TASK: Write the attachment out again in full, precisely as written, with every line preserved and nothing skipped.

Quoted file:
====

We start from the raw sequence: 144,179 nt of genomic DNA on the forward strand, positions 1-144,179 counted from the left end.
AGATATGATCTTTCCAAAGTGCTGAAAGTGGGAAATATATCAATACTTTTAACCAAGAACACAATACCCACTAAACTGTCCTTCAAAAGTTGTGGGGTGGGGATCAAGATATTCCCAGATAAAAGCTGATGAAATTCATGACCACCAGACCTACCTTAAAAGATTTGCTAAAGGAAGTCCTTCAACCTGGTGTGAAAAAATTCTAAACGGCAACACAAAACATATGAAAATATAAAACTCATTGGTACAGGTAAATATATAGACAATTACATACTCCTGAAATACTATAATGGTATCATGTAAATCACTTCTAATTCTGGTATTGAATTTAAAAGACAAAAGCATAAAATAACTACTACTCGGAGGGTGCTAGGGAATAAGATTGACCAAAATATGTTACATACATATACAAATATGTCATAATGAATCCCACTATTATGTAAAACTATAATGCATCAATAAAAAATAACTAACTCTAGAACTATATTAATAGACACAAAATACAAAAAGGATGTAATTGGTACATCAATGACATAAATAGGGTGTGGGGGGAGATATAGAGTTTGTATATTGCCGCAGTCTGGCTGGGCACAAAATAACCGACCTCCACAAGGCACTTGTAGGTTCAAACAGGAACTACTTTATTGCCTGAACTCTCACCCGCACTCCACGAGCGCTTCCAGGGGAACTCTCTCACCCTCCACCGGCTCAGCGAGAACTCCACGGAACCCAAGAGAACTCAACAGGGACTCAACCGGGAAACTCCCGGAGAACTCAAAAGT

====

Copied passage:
We start from the raw sequence: 144,179 nt of genomic DNA on the forward strand, positions 1-144,179 counted from the left end.
AGATATGATCTTTCCAAAGTGCTGAAAGTGGGAAATATATCAATACTTTTAACCAAGAACACAATACCCACTAAACTGTCCTTCAAAAGTTGTGGGGTGGGGATCAAGATATTCCCAGATAAAAGCTGATGAAATTCATGACCACCAGACCTACCTTAAAAGATTTGCTAAAGGAAGTCCTTCAACCTGGTGTGAAAAAATTCTAAACGGCAACACAAAACATATGAAAATATAAAACTCATTGGTACAGGTAAATATATAGACAATTACATACTCCTGAAATACTATAATGGTATCATGTAAATCACTTCTAATTCTGGTATTGAATTTAAAAGACAAAAGCATAAAATAACTACTACTCGGAGGGTGCTAGGGAATAAGATTGACCAAAATATGTTACATACATATACAAATATGTCATAATGAATCCCACTATTATGTAAAACTATAATGCATCAATAAAAAATAACTAACTCTAGAACTATATTAATAGACACAAAATACAAAAAGGATGTAATTGGTACATCAATGACATAAATAGGGTGTGGGGGGAGATATAGAGTTTGTATATTGCCGCAGTCTGGCTGGGCACAAAATAACCGACCTCCACAAGGCACTTGTAGGTTCAAACAGGAACTACTTTATTGCCTGAACTCTCACCCGCACTCCACGAGCGCTTCCAGGGGAACTCTCTCACCCTCCACCGGCTCAGCGAGAACTCCACGGAACCCAAGAGAACTCAACAGGGACTCAACCGGGAAACTCCCGGAGAACTCAAAAGT